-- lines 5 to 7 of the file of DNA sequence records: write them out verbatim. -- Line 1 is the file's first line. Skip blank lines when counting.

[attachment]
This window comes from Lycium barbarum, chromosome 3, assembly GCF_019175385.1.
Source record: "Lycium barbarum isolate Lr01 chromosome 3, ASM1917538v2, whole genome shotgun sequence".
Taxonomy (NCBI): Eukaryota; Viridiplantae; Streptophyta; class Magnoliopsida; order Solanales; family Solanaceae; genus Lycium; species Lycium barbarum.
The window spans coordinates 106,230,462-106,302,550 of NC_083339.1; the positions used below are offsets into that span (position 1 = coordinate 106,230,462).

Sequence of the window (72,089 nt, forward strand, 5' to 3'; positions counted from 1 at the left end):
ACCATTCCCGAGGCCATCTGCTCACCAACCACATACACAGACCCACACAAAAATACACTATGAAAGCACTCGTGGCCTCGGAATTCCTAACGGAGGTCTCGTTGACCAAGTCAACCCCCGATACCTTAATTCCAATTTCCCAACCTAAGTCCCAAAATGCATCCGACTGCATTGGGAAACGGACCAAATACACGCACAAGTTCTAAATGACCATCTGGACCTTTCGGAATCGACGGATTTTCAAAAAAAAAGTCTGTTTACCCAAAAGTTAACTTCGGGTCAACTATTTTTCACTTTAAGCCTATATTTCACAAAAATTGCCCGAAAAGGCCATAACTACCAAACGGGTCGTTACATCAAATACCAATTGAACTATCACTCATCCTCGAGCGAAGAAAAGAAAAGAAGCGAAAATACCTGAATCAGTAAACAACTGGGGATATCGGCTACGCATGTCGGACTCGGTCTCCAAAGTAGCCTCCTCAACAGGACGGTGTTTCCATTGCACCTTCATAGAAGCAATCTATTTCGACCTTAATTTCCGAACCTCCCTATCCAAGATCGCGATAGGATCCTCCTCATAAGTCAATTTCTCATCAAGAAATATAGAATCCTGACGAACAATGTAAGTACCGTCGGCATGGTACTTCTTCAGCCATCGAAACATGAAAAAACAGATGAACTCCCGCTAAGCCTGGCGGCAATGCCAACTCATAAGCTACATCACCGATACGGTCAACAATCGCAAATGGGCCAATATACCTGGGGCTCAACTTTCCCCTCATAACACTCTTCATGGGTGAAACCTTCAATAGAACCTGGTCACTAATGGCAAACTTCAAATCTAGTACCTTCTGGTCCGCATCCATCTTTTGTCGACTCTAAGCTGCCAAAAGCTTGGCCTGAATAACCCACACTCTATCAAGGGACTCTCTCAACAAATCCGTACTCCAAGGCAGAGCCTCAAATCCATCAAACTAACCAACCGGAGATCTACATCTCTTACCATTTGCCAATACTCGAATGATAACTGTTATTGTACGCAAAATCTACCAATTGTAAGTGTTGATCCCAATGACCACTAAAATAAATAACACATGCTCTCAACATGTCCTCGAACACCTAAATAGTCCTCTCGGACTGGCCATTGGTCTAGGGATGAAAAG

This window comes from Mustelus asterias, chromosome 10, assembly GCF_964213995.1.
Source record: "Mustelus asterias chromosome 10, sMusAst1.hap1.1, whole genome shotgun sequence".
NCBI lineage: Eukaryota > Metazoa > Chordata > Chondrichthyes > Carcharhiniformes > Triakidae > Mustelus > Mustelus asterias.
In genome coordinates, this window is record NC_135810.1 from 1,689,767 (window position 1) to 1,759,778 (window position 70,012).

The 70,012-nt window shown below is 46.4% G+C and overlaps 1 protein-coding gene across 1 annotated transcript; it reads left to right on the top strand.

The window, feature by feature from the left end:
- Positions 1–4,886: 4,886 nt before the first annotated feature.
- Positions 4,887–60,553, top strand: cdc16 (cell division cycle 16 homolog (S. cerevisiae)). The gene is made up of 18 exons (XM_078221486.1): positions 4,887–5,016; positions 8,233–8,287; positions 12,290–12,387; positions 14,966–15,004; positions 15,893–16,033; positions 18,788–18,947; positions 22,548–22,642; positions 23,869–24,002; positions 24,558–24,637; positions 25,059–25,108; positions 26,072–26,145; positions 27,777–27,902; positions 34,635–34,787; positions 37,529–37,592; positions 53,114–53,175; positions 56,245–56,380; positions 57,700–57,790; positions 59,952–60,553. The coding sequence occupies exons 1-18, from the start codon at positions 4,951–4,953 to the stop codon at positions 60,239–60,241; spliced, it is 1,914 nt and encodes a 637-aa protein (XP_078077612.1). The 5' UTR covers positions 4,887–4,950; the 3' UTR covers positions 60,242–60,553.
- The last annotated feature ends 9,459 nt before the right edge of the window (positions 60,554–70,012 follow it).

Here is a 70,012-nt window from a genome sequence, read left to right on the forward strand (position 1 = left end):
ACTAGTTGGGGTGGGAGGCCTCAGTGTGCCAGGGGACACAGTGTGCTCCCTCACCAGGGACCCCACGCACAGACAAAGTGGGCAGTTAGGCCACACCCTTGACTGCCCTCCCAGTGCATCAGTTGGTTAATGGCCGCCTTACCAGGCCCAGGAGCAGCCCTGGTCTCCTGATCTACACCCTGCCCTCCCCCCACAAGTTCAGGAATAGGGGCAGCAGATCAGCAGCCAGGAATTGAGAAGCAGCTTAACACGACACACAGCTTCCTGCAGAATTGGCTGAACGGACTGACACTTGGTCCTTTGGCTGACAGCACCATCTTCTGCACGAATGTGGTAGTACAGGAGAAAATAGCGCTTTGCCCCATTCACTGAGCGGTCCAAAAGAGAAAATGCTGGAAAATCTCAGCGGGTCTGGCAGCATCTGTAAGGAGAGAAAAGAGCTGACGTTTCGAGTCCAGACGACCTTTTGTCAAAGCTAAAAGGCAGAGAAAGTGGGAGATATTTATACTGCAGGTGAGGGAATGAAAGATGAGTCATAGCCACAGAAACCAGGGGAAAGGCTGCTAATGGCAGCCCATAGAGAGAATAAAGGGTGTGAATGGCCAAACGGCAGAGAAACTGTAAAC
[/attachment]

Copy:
Sequence of the window (72,089 nt, forward strand, 5' to 3'; positions counted from 1 at the left end):
ACCATTCCCGAGGCCATCTGCTCACCAACCACATACACAGACCCACACAAAAATACACTATGAAAGCACTCGTGGCCTCGGAATTCCTAACGGAGGTCTCGTTGACCAAGTCAACCCCCGATACCTTAATTCCAATTTCCCAACCTAAGTCCCAAAATGCATCCGACTGCATTGGGAAACGGACCAAATACACGCACAAGTTCTAAATGACCATCTGGACCTTTCGGAATCGACGGATTTTCAAAAAAAAAGTCTGTTTACCCAAAAGTTAACTTCGGGTCAACTATTTTTCACTTTAAGCCTATATTTCACAAAAATTGCCCGAAAAGGCCATAACTACCAAACGGGTCGTTACATCAAATACCAATTGAACTATCACTCATCCTCGAGCGAAGAAAAGAAAAGAAGCGAAAATACCTGAATCAGTAAACAACTGGGGATATCGGCTACGCATGTCGGACTCGGTCTCCAAAGTAGCCTCCTCAACAGGACGGTGTTTCCATTGCACCTTCATAGAAGCAATCTATTTCGACCTTAATTTCCGAACCTCCCTATCCAAGATCGCGATAGGATCCTCCTCATAAGTCAATTTCTCATCAAGAAATATAGAATCCTGACGAACAATGTAAGTACCGTCGGCATGGTACTTCTTCAGCCATCGAAACATGAAAAAACAGATGAACTCCCGCTAAGCCTGGCGGCAATGCCAACTCATAAGCTACATCACCGATACGGTCAACAATCGCAAATGGGCCAATATACCTGGGGCTCAACTTTCCCCTCATAACACTCTTCATGGGTGAAACCTTCAATAGAACCTGGTCACTAATGGCAAACTTCAAATCTAGTACCTTCTGGTCCGCATCCATCTTTTGTCGACTCTAAGCTGCCAAAAGCTTGGCCTGAATAACCCACACTCTATCAAGGGACTCTCTCAACAAATCCGTACTCCAAGGCAGAGCCTCAAATCCATCAAACTAACCAACCGGAGATCTACATCTCTTACCATTTGCCAATACTCGAATGATAACTGTTATTGTACGCAAAATCTACCAATTGTAAGTGTTGATCCCAATGACCACTAAAATAAATAACACATGCTCTCAACATGTCCTCGAACACCTAAATAGTCCTCTCGGACTGGCCATTGGTCTAGGGATGAAAAG

This window comes from Mustelus asterias, chromosome 10, assembly GCF_964213995.1.